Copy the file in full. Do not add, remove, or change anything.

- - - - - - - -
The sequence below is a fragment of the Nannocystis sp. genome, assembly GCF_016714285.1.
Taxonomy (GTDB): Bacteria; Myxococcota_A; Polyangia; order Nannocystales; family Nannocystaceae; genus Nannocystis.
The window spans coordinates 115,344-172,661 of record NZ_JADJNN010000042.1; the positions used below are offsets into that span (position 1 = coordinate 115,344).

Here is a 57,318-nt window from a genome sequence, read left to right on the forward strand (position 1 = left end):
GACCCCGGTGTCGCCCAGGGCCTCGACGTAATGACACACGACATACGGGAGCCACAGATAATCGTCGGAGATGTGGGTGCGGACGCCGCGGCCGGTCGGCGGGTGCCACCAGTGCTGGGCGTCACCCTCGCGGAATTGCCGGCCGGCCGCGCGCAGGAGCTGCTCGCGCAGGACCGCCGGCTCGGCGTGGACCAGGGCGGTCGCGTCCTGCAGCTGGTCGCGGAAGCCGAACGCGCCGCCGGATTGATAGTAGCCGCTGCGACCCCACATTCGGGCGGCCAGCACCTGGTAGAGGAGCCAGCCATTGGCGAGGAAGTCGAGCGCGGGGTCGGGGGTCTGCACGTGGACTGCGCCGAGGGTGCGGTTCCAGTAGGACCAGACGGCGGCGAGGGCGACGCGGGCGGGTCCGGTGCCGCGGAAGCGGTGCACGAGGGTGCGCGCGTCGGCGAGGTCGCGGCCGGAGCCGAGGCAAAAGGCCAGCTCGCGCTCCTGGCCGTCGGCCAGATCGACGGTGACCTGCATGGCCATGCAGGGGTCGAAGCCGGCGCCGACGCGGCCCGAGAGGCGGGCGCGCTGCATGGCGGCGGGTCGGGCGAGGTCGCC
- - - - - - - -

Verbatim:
The sequence below is a fragment of the Nannocystis sp. genome, assembly GCF_016714285.1.
Taxonomy (GTDB): Bacteria; Myxococcota_A; Polyangia; order Nannocystales; family Nannocystaceae; genus Nannocystis.
The window spans coordinates 115,344-172,661 of record NZ_JADJNN010000042.1; the positions used below are offsets into that span (position 1 = coordinate 115,344).

Here is a 57,318-nt window from a genome sequence, read left to right on the forward strand (position 1 = left end):
GACCCCGGTGTCGCCCAGGGCCTCGACGTAATGACACACGACATACGGGAGCCACAGATAATCGTCGGAGATGTGGGTGCGGACGCCGCGGCCGGTCGGCGGGTGCCACCAGTGCTGGGCGTCACCCTCGCGGAATTGCCGGCCGGCCGCGCGCAGGAGCTGCTCGCGCAGGACCGCCGGCTCGGCGTGGACCAGGGCGGTCGCGTCCTGCAGCTGGTCGCGGAAGCCGAACGCGCCGCCGGATTGATAGTAGCCGCTGCGACCCCACATTCGGGCGGCCAGCACCTGGTAGAGGAGCCAGCCATTGGCGAGGAAGTCGAGCGCGGGGTCGGGGGTCTGCACGTGGACTGCGCCGAGGGTGCGGTTCCAGTAGGACCAGACGGCGGCGAGGGCGACGCGGGCGGGTCCGGTGCCGCGGAAGCGGTGCACGAGGGTGCGCGCGTCGGCGAGGTCGCGGCCGGAGCCGAGGCAAAAGGCCAGCTCGCGCTCCTGGCCGTCGGCCAGATCGACGGTGACCTGCATGGCCATGCAGGGGTCGAAGCCGGCGCCGACGCGGCCCGAGAGGCGGGCGCGCTGCATGGCGGCGGGTCGGGCGAGGTCGCC